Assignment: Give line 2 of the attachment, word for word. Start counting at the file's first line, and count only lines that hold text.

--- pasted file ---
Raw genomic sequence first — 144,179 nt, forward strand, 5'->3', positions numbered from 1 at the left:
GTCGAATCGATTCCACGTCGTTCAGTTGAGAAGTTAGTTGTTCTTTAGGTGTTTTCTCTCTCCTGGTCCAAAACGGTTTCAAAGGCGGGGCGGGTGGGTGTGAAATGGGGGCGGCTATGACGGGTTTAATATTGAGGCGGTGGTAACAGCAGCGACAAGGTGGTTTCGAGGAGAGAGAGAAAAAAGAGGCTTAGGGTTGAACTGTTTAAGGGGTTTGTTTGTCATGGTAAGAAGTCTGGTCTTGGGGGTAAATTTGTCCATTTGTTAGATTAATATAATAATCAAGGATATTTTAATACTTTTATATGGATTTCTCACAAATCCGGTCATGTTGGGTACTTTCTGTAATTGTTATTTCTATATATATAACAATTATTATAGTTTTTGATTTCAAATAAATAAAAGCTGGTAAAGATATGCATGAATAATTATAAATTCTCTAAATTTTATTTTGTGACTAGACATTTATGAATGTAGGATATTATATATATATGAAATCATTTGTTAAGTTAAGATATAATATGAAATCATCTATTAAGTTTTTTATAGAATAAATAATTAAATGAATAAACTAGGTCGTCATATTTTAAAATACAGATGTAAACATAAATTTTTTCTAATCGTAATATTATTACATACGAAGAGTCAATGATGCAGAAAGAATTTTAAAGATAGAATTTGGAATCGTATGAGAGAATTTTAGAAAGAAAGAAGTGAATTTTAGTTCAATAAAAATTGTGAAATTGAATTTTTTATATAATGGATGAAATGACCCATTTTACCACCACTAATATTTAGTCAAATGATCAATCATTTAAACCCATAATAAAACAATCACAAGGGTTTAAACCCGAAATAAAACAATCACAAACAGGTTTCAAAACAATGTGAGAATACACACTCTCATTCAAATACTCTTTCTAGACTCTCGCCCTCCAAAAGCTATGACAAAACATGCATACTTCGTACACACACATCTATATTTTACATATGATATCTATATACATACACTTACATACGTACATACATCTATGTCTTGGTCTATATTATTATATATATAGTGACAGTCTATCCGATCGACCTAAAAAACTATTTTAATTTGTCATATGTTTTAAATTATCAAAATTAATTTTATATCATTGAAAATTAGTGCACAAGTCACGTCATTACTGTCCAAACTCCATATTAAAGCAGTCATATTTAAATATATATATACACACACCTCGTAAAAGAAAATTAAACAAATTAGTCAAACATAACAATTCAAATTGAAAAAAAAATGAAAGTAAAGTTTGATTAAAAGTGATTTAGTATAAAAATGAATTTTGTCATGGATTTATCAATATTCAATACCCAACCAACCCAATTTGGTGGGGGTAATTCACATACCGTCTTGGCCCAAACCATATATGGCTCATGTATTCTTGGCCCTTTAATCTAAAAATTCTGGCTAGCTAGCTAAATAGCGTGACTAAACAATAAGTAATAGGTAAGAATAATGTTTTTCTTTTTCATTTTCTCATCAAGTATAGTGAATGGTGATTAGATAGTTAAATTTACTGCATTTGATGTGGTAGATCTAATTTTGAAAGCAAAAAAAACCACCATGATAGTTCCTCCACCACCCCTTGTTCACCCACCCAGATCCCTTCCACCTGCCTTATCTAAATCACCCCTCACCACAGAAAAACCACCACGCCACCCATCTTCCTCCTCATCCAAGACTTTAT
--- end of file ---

GTCGAATCGATTCCACGTCGTTCAGTTGAGAAGTTAGTTGTTCTTTAGGTGTTTTCTCTCTCCTGGTCCAAAACGGTTTCAAAGGCGGGGCGGGTGGGTGTGAAATGGGGGCGGCTATGACGGGTTTAATATTGAGGCGGTGGTAACAGCAGCGACAAGGTGGTTTCGAGGAGAGAGAGAAAAAAGAGGCTTAGGGTTGAACTGTTTAAGGGGTTTGTTTGTCATGGTAAGAAGTCTGGTCTTGGGGGTAAATTTGTCCATTTGTTAGATTAATATAATAATCAAGGATATTTTAATACTTTTATATGGATTTCTCACAAATCCGGTCATGTTGGGTACTTTCTGTAATTGTTATTTCTATATATATAACAATTATTATAGTTTTTGATTTCAAATAAATAAAAGCTGGTAAAGATATGCATGAATAATTATAAATTCTCTAAATTTTATTTTGTGACTAGACATTTATGAATGTAGGATATTATATATATATGAAATCATTTGTTAAGTTAAGATATAATATGAAATCATCTATTAAGTTTTTTATAGAATAAATAATTAAATGAATAAACTAGGTCGTCATATTTTAAAATACAGATGTAAACATAAATTTTTTCTAATCGTAATATTATTACATACGAAGAGTCAATGATGCAGAAAGAATTTTAAAGATAGAATTTGGAATCGTATGAGAGAATTTTAGAAAGAAAGAAGTGAATTTTAGTTCAATAAAAATTGTGAAATTGAATTTTTTATATAATGGATGAAATGACCCATTTTACCACCACTAATATTTAGTCAAATGATCAATCATTTAAACCCATAATAAAACAATCACAAGGGTTTAAACCCGAAATAAAACAATCACAAACAGGTTTCAAAACAATGTGAGAATACACACTCTCATTCAAATACTCTTTCTAGACTCTCGCCCTCCAAAAGCTATGACAAAACATGCATACTTCGTACACACACATCTATATTTTACATATGATATCTATATACATACACTTACATACGTACATACATCTATGTCTTGGTCTATATTATTATATATATAGTGACAGTCTATCCGATCGACCTAAAAAACTATTTTAATTTGTCATATGTTTTAAATTATCAAAATTAATTTTATATCATTGAAAATTAGTGCACAAGTCACGTCATTACTGTCCAAACTCCATATTAAAGCAGTCATATTTAAATATATATATACACACACCTCGTAAAAGAAAATTAAACAAATTAGTCAAACATAACAATTCAAATTGAAAAAAAAATGAAAGTAAAGTTTGATTAAAAGTGATTTAGTATAAAAATGAATTTTGTCATGGATTTATCAATATTCAATACCCAACCAACCCAATTTGGTGGGGGTAATTCACATACCGTCTTGGCCCAAACCATATATGGCTCATGTATTCTTGGCCCTTTAATCTAAAAATTCTGGCTAGCTAGCTAAATAGCGTGACTAAACAATAAGTAATAGGTAAGAATAATGTTTTTCTTTTTCATTTTCTCATCAAGTATAGTGAATGGTGATTAGATAGTTAAATTTACTGCATTTGATGTGGTAGATCTAATTTTGAAAGCAAAAAAAACCACCATGATAGTTCCTCCACCACCCCTTGTTCACCCACCCAGATCCCTTCCACCTGCCTTATCTAAATCACCCCTCACCACAGAAAAACCACCACGCCACCCATCTTCCTCCTCATCCAAGACTTTAT